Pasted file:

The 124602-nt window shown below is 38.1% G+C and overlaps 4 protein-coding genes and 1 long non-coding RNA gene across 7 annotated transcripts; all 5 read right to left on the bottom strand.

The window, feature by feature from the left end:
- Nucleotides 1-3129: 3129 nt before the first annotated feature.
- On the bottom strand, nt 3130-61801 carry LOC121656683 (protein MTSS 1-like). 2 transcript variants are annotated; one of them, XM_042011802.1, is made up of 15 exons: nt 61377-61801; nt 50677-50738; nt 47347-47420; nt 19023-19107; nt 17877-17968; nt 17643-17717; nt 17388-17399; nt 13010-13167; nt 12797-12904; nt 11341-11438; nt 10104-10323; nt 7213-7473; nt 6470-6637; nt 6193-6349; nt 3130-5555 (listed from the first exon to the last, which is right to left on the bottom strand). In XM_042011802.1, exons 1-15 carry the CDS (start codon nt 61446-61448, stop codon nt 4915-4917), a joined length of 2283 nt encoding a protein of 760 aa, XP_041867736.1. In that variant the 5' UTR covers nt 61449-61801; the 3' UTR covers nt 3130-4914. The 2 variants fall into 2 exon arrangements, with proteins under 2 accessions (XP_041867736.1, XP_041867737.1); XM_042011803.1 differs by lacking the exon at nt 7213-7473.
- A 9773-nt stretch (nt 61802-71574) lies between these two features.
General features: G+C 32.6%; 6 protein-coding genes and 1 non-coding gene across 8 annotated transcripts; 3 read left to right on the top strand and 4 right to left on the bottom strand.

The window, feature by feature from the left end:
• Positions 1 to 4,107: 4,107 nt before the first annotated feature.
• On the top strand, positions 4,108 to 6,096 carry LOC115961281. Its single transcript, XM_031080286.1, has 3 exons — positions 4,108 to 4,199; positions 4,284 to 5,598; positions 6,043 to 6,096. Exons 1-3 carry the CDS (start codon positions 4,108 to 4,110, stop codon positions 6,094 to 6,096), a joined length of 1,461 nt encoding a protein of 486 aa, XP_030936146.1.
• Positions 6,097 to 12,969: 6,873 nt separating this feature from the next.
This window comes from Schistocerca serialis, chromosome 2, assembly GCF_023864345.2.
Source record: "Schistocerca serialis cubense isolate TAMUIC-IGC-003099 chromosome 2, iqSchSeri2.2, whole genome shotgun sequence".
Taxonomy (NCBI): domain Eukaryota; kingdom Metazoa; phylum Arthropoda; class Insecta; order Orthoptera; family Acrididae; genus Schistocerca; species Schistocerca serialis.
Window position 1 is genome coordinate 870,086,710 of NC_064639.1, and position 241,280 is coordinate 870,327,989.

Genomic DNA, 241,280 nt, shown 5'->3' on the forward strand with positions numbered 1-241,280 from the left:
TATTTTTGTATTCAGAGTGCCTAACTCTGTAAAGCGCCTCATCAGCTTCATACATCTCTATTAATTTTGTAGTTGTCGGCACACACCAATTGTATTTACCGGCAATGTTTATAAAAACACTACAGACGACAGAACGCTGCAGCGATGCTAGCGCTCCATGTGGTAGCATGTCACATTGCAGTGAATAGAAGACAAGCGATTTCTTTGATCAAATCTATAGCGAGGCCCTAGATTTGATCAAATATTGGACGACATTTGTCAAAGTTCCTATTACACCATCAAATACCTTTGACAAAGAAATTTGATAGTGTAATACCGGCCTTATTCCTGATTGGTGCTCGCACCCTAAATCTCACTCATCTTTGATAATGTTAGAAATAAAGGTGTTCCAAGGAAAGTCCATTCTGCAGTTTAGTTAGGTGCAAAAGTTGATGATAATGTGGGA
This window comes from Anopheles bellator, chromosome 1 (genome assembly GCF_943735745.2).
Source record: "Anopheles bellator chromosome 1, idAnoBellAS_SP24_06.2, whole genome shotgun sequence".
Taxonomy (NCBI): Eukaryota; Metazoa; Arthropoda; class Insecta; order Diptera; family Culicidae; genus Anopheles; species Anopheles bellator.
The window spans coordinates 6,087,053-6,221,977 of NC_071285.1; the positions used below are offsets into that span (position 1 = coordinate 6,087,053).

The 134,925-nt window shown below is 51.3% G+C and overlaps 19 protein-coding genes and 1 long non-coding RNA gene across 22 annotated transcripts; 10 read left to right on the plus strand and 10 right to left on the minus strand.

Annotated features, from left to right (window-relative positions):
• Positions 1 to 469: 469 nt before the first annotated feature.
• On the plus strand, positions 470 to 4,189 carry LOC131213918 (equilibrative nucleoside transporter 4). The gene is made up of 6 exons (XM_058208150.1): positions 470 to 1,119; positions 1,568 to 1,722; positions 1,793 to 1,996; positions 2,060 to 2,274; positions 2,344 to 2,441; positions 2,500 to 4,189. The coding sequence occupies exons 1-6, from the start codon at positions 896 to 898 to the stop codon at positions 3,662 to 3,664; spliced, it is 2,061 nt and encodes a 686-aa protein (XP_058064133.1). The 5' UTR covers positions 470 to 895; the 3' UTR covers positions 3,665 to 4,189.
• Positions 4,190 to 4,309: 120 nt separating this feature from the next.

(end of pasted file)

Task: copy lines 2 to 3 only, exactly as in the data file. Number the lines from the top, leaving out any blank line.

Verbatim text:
The window, feature by feature from the left end:
- Nucleotides 1-3129: 3129 nt before the first annotated feature.